How Were These Two the Final Candidates for the Job?
(Still Wondering a Year Later)
As the curtain closes on a tumultuous 2017 and the dumpster fire that has been Trump’s inaugural year as president, I find myself rehashing the same question from a year ago:
How were these two the final candidates for the job?
With Trump standing at a 32% approval rating at year end, (the lowest ever for a first-year president), Americans across the political spectrum are feeling the pain.
Soon the 2017 “year-in-review” compilations will come out, with some even attempting to chronologize the antics of Trump’s freshman year. If it’s even possible to capture every single ridiculous detail, it will either be the most deeply depressing or tragically humorous thing you’ve read this year, depending on your mood (and how much they spiked the eggnog).
While I don’t hide the fact that I think Trump is the worst, I also don’t pretend I was content with the alternative.
My only first-hand experience with Hilary Clinton was years ago, shortly before her first attempt at president in 2008. I saw her live in-person at the Dave Letterman show while on a trip to New York City to visit my brother, who happened to get tickets when Senator Clinton happened to be the special guest.
If you’ve ever experienced a “live studio audience” filming, the show starts with assistants greeting and energizing the crowd so it sounds like everything is super interesting and hilarious for people watching at home. That day the show started fine with the laughing and clapping, but then Clinton entered for the interview segment. Immediately, all the energy the team had worked so hard to build up was sucked out of the room, like oxygen out of a passenger plane with the doors blown off at 30,000 feet. I suddenly found myself losing the struggle to stay conscious, as my eyes glazed over and my head begin to dip. I looked over to my brother for support, but it was too late; we had already lost him. It was like someone had switched the power off in the room. This is not good when you’re talking about important things and trying to get people excited about your candidacy. It took a marijuana-hazed slow country ballad by Willie Nelson to jolt us awake. It was really bad.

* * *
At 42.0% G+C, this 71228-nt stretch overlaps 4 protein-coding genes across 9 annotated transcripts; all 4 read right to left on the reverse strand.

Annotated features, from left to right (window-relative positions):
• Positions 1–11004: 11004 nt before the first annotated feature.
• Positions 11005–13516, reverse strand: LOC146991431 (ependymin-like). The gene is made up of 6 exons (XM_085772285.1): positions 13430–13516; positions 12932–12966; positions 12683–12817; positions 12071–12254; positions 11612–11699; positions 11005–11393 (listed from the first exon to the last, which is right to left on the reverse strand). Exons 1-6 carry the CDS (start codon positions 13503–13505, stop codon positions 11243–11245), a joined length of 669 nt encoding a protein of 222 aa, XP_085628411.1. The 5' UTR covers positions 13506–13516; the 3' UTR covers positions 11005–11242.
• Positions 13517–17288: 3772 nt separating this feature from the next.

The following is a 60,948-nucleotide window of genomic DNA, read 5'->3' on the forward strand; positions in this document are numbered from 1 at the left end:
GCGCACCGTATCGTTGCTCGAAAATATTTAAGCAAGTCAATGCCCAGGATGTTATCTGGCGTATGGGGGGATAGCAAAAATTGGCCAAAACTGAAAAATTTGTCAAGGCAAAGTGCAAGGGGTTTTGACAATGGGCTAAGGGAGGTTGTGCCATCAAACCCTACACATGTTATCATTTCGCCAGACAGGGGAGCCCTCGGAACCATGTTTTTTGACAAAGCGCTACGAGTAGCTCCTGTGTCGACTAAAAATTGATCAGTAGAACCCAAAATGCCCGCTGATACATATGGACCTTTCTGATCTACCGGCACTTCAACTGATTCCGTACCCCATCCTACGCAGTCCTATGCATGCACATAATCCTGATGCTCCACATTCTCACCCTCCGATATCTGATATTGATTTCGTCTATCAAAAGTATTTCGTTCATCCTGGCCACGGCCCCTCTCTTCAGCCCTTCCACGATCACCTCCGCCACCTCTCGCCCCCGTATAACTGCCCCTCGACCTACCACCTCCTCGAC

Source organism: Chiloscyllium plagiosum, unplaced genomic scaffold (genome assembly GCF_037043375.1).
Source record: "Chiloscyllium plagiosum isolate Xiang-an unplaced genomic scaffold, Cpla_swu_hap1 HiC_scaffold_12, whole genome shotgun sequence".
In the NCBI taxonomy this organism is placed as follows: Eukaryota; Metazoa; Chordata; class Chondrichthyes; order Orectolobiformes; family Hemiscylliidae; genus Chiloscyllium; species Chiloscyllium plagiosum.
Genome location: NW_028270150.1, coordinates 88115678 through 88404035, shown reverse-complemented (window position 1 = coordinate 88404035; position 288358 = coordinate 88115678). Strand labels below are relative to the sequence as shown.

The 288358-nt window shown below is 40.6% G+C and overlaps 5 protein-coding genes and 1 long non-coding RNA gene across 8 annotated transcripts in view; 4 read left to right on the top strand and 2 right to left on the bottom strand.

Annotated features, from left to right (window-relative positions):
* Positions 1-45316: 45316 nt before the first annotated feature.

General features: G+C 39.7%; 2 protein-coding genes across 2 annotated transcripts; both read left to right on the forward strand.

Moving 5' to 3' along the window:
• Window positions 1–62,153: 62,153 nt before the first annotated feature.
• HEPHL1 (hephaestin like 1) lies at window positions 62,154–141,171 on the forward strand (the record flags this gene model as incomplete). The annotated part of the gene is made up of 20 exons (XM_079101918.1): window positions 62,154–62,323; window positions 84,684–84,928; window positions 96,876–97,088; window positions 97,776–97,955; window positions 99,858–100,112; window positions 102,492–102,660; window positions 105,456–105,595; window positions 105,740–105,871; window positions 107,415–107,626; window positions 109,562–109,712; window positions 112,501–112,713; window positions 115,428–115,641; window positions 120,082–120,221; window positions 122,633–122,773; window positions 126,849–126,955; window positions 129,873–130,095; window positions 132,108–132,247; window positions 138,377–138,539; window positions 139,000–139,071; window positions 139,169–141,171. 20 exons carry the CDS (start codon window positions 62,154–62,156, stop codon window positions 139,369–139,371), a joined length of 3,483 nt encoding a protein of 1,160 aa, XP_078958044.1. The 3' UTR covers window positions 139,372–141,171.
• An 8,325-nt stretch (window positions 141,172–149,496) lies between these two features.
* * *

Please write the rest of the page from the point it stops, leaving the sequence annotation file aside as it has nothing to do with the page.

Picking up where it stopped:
I remember clearly thinking to myself: “That person should probably never run for president.” That was 2007. In 2016, this same person was the last hope standing between America and a Trump presidency. The rest is history.
Of course, there are much more substantive reasons to vote, or not vote, for a candidate. And while I wouldn’t blame Clinton for Trump’s presidential victory, it was clear she was not the one to try to bring the defense to Trumps unprecedented offense. So, we all take the blame for not having a better choice that more voters could get excited enough about to go out and vote. That’s how important elections are won.
So, returning to my original question, but in a much bigger sense and not at all rhetorically: How is it possible that in a country this big and with so many potentially great options, we ended up with this?
The answer probably is: it’s not that simple. It’s not like every single one of the 44 presidents before Trump have been completely awesome, and we’d be naïve to pretend otherwise. But with number 45, something is different. It appears the game of politics, which has been vicious and unscrupulous throughout our country’s history, has finally managed to completely undermine itself. The result is Trump, and I fear we ain’t seen nothin’ yet.
But maybe therein lies the one possible silver lining of the Trump presidency. Maybe this forces Americans to finally come together on something and agree that we will go no lower; that this must be our bottoming out. Then we begin to change whatever it is we need to change so that the most capable and qualified among us will again feel inspired to lead. Great men and women from the public and private sector who are willing to make sacrifices for the good of the country that has been so good to them. People who are honest and transparent and fair and thoughtful. People who know how to listen and are able put emotion aside and use judgment and reason. People who don’t pretend to know everything, but know how to figure things out. People with a demonstrated pattern of exercising self-control and conducting themselves honorably and respectfully both publicly and privately. People with values and principles, whose past dealings professionally and personally reflect those values and principles, and who have supporters and detractors for all the right reasons. People who deal exclusively in the truth, and that have their personal affairs in order to the degree that they cannot be unduly influenced or compromised by anyone. People willing to lead selflessly and by example and ask no more than they have been willing to give. People who are respected at home and abroad for the right reasons, who inspire us to be better and can bring out the best in us as a nation.
There is no doubt whether these people exist; we just need them to feel the call to public service and we need to support them when they do.
The urgency to find the right people grows every day as we near the next election cycle. We do not want to find ourselves in the same situation three years from now.
In the meantime, for lack of better options, allow me to propose a political team that is exponentially wiser and more mature than our current president, and more dynamic and energetic than his defeated rival.
I present to you my choice for the 2020 presidential team:
Here’s to surviving 2018 and one year closer to 2020.
Check out my website and follow me on social media for more at www.lincolnsmith.org